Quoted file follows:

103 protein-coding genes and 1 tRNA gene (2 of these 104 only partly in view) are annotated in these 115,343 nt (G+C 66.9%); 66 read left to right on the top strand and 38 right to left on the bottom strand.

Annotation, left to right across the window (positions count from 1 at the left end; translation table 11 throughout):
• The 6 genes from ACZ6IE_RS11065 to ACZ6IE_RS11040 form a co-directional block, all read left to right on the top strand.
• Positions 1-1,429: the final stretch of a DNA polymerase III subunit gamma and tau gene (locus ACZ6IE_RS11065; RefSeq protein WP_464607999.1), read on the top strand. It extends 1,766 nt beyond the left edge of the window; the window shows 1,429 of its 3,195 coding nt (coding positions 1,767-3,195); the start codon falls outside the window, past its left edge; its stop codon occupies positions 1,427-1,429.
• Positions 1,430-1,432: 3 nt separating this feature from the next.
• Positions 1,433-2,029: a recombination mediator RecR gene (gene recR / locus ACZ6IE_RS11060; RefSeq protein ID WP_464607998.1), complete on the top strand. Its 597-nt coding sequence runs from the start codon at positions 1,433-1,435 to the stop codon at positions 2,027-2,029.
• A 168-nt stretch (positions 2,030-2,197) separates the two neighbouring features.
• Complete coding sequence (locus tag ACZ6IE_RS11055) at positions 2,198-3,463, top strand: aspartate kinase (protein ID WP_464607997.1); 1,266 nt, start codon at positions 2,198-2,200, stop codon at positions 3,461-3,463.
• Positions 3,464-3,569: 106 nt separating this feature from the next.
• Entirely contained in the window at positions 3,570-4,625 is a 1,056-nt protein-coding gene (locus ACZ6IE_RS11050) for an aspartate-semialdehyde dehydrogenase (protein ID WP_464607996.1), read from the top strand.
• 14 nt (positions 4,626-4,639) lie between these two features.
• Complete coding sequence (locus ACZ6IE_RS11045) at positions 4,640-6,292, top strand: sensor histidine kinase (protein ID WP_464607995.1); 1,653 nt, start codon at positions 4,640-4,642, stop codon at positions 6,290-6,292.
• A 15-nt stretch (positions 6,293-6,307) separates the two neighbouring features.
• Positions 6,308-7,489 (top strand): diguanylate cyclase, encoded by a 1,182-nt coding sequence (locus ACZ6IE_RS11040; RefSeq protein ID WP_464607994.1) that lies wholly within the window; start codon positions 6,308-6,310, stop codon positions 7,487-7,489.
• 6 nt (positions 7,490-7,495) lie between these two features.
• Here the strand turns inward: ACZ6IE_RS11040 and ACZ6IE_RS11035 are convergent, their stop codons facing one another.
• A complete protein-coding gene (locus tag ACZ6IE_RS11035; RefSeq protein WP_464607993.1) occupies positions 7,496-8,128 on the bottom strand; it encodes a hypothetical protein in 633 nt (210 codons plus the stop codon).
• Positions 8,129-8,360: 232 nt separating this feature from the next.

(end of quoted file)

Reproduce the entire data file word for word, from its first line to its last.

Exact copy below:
103 protein-coding genes and 1 tRNA gene (2 of these 104 only partly in view) are annotated in these 115,343 nt (G+C 66.9%); 66 read left to right on the top strand and 38 right to left on the bottom strand.

Annotation, left to right across the window (positions count from 1 at the left end; translation table 11 throughout):
• The 6 genes from ACZ6IE_RS11065 to ACZ6IE_RS11040 form a co-directional block, all read left to right on the top strand.
• Positions 1-1,429: the final stretch of a DNA polymerase III subunit gamma and tau gene (locus ACZ6IE_RS11065; RefSeq protein WP_464607999.1), read on the top strand. It extends 1,766 nt beyond the left edge of the window; the window shows 1,429 of its 3,195 coding nt (coding positions 1,767-3,195); the start codon falls outside the window, past its left edge; its stop codon occupies positions 1,427-1,429.
• Positions 1,430-1,432: 3 nt separating this feature from the next.
• Positions 1,433-2,029: a recombination mediator RecR gene (gene recR / locus ACZ6IE_RS11060; RefSeq protein ID WP_464607998.1), complete on the top strand. Its 597-nt coding sequence runs from the start codon at positions 1,433-1,435 to the stop codon at positions 2,027-2,029.
• A 168-nt stretch (positions 2,030-2,197) separates the two neighbouring features.
• Complete coding sequence (locus tag ACZ6IE_RS11055) at positions 2,198-3,463, top strand: aspartate kinase (protein ID WP_464607997.1); 1,266 nt, start codon at positions 2,198-2,200, stop codon at positions 3,461-3,463.
• Positions 3,464-3,569: 106 nt separating this feature from the next.
• Entirely contained in the window at positions 3,570-4,625 is a 1,056-nt protein-coding gene (locus ACZ6IE_RS11050) for an aspartate-semialdehyde dehydrogenase (protein ID WP_464607996.1), read from the top strand.
• 14 nt (positions 4,626-4,639) lie between these two features.
• Complete coding sequence (locus ACZ6IE_RS11045) at positions 4,640-6,292, top strand: sensor histidine kinase (protein ID WP_464607995.1); 1,653 nt, start codon at positions 4,640-4,642, stop codon at positions 6,290-6,292.
• A 15-nt stretch (positions 6,293-6,307) separates the two neighbouring features.
• Positions 6,308-7,489 (top strand): diguanylate cyclase, encoded by a 1,182-nt coding sequence (locus ACZ6IE_RS11040; RefSeq protein ID WP_464607994.1) that lies wholly within the window; start codon positions 6,308-6,310, stop codon positions 7,487-7,489.
• 6 nt (positions 7,490-7,495) lie between these two features.
• Here the strand turns inward: ACZ6IE_RS11040 and ACZ6IE_RS11035 are convergent, their stop codons facing one another.
• A complete protein-coding gene (locus tag ACZ6IE_RS11035; RefSeq protein WP_464607993.1) occupies positions 7,496-8,128 on the bottom strand; it encodes a hypothetical protein in 633 nt (210 codons plus the stop codon).
• Positions 8,129-8,360: 232 nt separating this feature from the next.